Prietos lose another round at CA in Mile Long dispute

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Prietos lose another round at CA in Mile Long dispute
This comes after the Prieto family announced it is divesting from the Philippine Daily Inquirer

MANILA, Philippines – The Court of Appeals (CA) has affirmed its earlier ruling that a Makati court has no jurisdiction to hear the petition for injunction filed by Sunvar Realty Development Corporation, which is fighting for the ownership of the 2.9 hectare Mile Long property in Makati that the government is also claiming.

CA’s former Fifth Division issued a 6-page resolution affirming that Makati Regional Trial Court (RTC) Branch 59 has no jurisdiction over Sunvar’s petition.

In the resolution penned by Associate Justice Jose Reyes Jr, the apellate court said Makati RTC Branch 59 cannot “take cognizance of the petition for injunction to enjoin the implementation and execution of the decision of the MeTC (Metropolitan Trial Court) of Makati City, Branch 61.”

This puts the government ahead of the legal race, having already won at the lower court an ejectment case. 

The ruling comes amid corporate changes at the Philippine Daily Inquirer, which, like Sunvar, is also owned by the Rufino-Prieto families. (READ: FAST FACTS: What you should know about the Inquirer Group)

The Prietos announced this week that it was selling its majority shares of the Inquirer to businessman Ramon Ang, a campaign donor of President Rodrigo Duterte.

Duterte had been unleashing strongly-worded criticisms against Inquirer for months now. (READ: Ramon Ang and his media interests)

In a speech on July 17, Duterte again hit the Inquirer for “editorializing people in government saying they are thieves.”

“You have hostaged a government property for so long a time and collected the rentals there. That is swindling,” Duterte said, referring to the ownership dispute of Mile Long.

Duterte addressed the Prietos and said: “‘Yang Mile Long, i-surrender mo ‘yan kasi ipagbili ko ‘yan (That Mile Long, you surrender it because I’ll sell it). I promise you, I will build as many houses as the money can accommodate.”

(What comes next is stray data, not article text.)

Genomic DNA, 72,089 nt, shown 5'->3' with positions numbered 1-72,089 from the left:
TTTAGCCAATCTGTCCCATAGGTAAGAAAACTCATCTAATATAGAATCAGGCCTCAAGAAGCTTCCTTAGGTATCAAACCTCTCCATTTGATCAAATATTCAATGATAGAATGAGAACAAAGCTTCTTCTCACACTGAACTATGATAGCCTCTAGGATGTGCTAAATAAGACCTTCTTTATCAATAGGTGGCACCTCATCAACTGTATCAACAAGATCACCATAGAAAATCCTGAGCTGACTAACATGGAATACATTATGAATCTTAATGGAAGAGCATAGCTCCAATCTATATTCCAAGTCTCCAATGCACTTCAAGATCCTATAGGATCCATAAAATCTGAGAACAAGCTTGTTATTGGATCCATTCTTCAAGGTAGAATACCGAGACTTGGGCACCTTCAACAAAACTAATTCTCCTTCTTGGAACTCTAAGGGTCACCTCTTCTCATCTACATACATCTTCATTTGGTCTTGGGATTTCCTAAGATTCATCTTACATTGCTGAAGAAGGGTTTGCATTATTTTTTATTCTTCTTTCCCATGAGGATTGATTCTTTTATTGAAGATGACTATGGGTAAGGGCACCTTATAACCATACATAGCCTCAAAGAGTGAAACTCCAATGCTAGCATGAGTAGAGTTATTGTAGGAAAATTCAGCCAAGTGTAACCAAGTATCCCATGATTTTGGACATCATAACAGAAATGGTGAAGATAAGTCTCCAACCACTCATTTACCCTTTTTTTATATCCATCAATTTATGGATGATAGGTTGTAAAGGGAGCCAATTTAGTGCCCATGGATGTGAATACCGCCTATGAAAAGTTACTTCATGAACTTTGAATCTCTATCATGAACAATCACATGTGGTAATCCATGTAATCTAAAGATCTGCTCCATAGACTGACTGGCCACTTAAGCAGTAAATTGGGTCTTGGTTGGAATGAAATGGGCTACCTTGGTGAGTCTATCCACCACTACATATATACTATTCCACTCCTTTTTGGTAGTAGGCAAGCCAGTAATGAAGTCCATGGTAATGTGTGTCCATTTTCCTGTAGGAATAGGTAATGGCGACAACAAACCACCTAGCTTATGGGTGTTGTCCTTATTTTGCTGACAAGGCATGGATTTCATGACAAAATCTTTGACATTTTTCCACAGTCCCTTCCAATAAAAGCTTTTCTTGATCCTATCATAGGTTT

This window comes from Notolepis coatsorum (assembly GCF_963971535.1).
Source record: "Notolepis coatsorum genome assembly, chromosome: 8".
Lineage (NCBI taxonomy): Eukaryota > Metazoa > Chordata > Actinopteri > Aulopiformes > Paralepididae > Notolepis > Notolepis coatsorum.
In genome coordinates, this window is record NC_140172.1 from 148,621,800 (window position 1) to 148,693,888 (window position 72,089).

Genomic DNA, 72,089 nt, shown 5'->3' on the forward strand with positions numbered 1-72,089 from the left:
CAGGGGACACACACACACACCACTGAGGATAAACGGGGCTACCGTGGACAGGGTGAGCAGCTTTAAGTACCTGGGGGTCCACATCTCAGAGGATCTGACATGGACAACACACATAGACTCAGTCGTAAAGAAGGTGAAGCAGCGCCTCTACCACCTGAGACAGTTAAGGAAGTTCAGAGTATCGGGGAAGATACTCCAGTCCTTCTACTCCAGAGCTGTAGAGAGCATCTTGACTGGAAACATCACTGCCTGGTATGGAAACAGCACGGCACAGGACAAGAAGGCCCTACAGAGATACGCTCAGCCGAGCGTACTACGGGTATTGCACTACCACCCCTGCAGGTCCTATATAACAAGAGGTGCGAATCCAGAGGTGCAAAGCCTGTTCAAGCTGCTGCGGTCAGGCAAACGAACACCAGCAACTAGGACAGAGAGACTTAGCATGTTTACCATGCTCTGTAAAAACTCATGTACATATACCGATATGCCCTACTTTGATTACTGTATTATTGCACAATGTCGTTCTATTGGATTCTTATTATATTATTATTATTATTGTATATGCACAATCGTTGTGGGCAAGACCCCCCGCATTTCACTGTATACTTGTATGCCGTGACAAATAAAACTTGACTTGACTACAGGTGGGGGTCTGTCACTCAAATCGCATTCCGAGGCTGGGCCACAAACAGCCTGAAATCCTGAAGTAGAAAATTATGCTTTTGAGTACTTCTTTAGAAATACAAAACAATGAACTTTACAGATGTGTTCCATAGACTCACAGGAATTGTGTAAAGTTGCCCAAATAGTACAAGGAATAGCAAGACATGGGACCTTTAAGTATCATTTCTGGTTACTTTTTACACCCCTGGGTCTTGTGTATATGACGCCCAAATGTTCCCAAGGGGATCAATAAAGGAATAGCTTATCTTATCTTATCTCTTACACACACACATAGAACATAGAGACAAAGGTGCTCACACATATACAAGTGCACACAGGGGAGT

The President said he will put up housing projects for soldiers and poor families on the disputed property. 


Makati Metropolitan Trial Court (MeTC) Branch 61, in 2015, evicted Sunvar from the property and ordered them to pay the government back rentals amounting to P478.2 million. 

If the MeTC decision is to be followed, Sunvar has to pay the government a monthly rental of P3.2 million if they don’t vacate the property.

On June 10, 2015, MeTC Branch 61 granted the government’s petition to eject Sunvar from the Mile Long property near Legazpi village in Makati.

Sunvar, owned by the Rufino and Prieto families, filed a petition for injunction before Makati RTC Branch 59. 

When RTC Branch 59 said it has jurisdiction to handle the case, the government filed a motion to dismiss, citing forum shopping. But RTC Branch 59 denied this.

So the government went to the CA to insist that RTC Branch 59 does not have jurisdiction.

On January 26, 2017, CA approved the government’s petition.

This latest resolution affirms that ruling.

RTC Branch 141

Despite the ruling, the CA is giving another branch of the Makati RTC the power to handle the petition.

Sunvar had filed the injunction petition before Branch 59 and another appeal of the same nature before Branch 141. Branch 59 granted a motion for consolidation and took over both cases.

“We reiterate our stand that consolidation of the two cases cannot be allowed for the reason that the RTC Branch 59 has no jurisdiction over Civil Case No. 15-759,” CA said.

The civil case, CA said, will remain with “RTC of Makati City Branch 141.”

“Civil case no. 15-958 which we ruled to subsist…remains with the RTC of Makati City, Branch 141 and as such, remand the case for the continuation of the proceedings of the appeal is just proper,” the CA said.

Sunvar is currently leasing the property to Premier Cinema, Mile Long Arcade, Makati Creekside Building, The Gallery Building, and Sunvar Plaza while the rest are open and being used as parking space.

Government claims it has an 80-20 ownership share of the property with the National Power Corporation (Napocor).

In 1977, government and Napocor leased the property Technology Resource Center Foundation Inc. (TRCFI)  for a 25-year contract.

According to the government’s complaint, TRFCI leased portions of the property to Sunvar under a sublease agreement. Sunvar built establishments and did other works on the property.

TRCFI was eventually dissolved and in 2002, Napocor said it was not going to renew the lease contract with TRCFI which was due to expire that year.

Disputes began in 2008 when Sunvar defied government orders to vacate the property. They took to court in 2009.

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